UMC chiefs indicted over alleged China fab investment
Staffers quit foundry then join it again as advisors
UMC chairman Robert Tsao and vice-chairman John Hsuan have been formally accused by the Taiwanese authorities of making illegal investments in mainland Chinese chip-maker Hejian. Prosecutors also indicted Tzeng Tun-chian, the president of UMC's venture capital division.
Tsao and Hsuan have now quit their posts at UMC, the world's second-largest chip foundry, though both were immediately taken on as advisors to the board. In June 2005, Tsao told the company's shareholders he planned to leave the firm before 2007. Last month, he brought his departure forward to March 2006, but yesterday quit ahead of his indictment. UMC CEO Jackson Hu will assume Tsao's chairmanship.
The allegations made against Tsao, Hsuan and co. centre on claims they invested in Hejian. The Chinese foundry was founded by a number of ex-UMC executives in 2001. Tsao maintains he simply advised the founders on business matters, and UMC says it has entered into no deal with Hejian, either to provide it with funding or technology. In Taiwan it is unlawful to invest in any Chinese technology-related company without first winning the approval of the Taiwanese Government.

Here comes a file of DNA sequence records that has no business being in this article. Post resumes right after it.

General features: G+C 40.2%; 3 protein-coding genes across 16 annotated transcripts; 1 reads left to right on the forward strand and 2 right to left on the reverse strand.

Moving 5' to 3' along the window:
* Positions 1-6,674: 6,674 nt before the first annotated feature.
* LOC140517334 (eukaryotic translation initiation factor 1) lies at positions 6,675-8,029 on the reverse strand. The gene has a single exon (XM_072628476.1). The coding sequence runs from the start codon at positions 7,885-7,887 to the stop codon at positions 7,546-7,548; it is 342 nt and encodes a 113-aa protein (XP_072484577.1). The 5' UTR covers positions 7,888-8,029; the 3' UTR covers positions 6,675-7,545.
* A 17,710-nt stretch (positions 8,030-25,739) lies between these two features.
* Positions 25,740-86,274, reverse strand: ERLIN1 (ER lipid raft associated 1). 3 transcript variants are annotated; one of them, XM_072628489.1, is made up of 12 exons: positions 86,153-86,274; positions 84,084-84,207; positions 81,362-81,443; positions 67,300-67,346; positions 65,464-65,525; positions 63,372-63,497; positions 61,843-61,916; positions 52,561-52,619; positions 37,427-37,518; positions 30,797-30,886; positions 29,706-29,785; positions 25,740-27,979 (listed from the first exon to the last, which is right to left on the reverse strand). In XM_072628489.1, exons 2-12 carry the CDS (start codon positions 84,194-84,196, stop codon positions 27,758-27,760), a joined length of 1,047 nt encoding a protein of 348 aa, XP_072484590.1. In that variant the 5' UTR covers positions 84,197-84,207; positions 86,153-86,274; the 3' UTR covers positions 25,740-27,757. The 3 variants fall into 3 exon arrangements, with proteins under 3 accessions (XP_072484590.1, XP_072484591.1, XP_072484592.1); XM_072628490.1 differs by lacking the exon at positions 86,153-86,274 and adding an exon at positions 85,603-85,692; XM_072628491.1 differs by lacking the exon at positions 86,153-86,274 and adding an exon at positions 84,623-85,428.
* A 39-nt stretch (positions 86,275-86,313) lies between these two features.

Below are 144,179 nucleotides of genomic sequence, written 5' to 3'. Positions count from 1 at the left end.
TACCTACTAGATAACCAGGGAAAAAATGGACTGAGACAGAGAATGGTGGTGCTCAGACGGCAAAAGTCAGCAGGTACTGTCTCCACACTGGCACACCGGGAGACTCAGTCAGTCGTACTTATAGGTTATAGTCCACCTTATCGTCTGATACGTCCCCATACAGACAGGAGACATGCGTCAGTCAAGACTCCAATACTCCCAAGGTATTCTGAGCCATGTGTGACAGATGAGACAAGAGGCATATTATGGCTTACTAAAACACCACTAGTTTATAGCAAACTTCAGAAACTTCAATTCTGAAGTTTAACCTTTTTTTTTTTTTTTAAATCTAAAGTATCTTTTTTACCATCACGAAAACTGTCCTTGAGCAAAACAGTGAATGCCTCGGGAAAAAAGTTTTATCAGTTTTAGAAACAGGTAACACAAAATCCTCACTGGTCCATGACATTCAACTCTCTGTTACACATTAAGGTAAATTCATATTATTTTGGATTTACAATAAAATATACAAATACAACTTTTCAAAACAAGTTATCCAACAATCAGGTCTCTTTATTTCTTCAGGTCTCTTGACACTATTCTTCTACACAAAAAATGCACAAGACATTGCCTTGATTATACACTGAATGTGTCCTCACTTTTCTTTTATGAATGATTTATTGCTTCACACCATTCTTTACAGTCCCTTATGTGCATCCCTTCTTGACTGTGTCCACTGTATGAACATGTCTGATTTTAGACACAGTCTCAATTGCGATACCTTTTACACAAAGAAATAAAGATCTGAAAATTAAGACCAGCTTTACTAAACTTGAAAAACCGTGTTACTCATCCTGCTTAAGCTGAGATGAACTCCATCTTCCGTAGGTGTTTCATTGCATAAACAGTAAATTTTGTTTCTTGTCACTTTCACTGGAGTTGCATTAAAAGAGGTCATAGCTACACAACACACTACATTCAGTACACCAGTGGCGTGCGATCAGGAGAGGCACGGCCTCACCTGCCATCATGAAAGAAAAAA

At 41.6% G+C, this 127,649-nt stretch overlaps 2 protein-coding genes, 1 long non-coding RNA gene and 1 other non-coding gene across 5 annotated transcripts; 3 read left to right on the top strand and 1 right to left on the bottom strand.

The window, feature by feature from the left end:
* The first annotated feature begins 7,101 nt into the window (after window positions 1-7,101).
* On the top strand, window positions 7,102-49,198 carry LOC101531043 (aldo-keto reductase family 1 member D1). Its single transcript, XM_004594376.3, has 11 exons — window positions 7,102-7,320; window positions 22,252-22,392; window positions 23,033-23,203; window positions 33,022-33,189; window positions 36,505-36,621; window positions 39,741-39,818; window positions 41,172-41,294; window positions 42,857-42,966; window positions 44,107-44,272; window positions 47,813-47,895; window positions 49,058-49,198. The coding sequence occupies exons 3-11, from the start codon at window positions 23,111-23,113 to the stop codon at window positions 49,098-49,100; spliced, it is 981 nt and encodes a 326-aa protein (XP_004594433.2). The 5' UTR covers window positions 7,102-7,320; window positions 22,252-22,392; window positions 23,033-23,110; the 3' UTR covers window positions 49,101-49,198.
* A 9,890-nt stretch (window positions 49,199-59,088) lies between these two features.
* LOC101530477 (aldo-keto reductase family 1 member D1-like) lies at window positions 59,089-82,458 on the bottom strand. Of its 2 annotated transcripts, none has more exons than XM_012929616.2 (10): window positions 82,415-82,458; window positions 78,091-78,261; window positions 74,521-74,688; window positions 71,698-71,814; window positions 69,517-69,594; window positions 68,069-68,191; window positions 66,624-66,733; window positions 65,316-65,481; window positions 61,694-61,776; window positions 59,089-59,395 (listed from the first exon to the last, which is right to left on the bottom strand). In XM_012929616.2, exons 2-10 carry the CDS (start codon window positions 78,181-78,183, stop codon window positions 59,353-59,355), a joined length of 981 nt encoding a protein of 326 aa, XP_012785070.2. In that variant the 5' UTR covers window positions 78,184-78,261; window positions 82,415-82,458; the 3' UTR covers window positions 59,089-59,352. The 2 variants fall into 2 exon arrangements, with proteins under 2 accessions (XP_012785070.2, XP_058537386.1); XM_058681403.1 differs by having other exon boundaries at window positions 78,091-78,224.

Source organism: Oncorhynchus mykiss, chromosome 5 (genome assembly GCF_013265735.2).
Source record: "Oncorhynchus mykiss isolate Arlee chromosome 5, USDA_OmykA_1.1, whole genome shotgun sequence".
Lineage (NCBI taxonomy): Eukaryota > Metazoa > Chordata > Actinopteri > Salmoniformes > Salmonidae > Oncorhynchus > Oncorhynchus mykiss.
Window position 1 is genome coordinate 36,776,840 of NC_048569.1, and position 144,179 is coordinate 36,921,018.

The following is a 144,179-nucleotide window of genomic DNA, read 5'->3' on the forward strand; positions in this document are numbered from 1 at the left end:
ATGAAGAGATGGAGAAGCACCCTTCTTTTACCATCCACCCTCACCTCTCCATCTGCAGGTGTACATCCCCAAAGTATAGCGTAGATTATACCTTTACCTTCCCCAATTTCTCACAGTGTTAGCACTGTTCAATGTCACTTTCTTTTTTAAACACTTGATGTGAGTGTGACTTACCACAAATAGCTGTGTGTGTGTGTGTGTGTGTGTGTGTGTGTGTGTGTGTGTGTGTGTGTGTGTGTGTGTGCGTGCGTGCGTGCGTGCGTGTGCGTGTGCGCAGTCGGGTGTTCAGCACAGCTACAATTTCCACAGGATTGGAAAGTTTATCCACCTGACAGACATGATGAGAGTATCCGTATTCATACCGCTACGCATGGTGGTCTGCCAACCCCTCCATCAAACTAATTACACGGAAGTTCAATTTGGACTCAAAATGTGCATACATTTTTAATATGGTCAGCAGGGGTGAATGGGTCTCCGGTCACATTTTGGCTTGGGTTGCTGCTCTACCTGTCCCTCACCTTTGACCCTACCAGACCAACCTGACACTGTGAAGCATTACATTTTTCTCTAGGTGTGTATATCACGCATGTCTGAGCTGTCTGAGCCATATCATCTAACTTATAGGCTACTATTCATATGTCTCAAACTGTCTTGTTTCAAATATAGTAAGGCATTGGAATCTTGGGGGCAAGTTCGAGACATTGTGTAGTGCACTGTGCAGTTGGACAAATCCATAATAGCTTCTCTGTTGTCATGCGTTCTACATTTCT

However, it has been claimed that Hejian staffers not only had access to UMC's intranet, but the company's fab incorporated UMC-patented technology, seemingly without protest from the Taiwanese company. It's alleged UMC tacitly licensed its technology to Hejian.
Investigators from Taiwan's Ministry of Justice raided UMC's HQ and the homes of executives in February seeking evidence to support these allegations.
UMC has said it would like to invest in Hejian, and in March 2005 put in place a scheme to put $110m into the company via the correct channels. Tsao had already said that UMC would be keen to acquire Hejian at some future time.
The UMC-Hejian case has yet to come to court, though Tsao and 23 other executives, including Hsuan and Hejian chairman J. H. Hsu, were last year named as defendants when the case is eventually heard by Taiwan's Hsinchu District Court.
Interestingly, yesterday's indictments did not include Hsu.
UMC yesterday dismissed the indictments because of their “purely political nature” - it believes Taiwan's actions are more about maintaining a tough line with the Chinese Government than punishing real wrongdoing. ®
Sponsored: IT evolution to a hybrid enterprise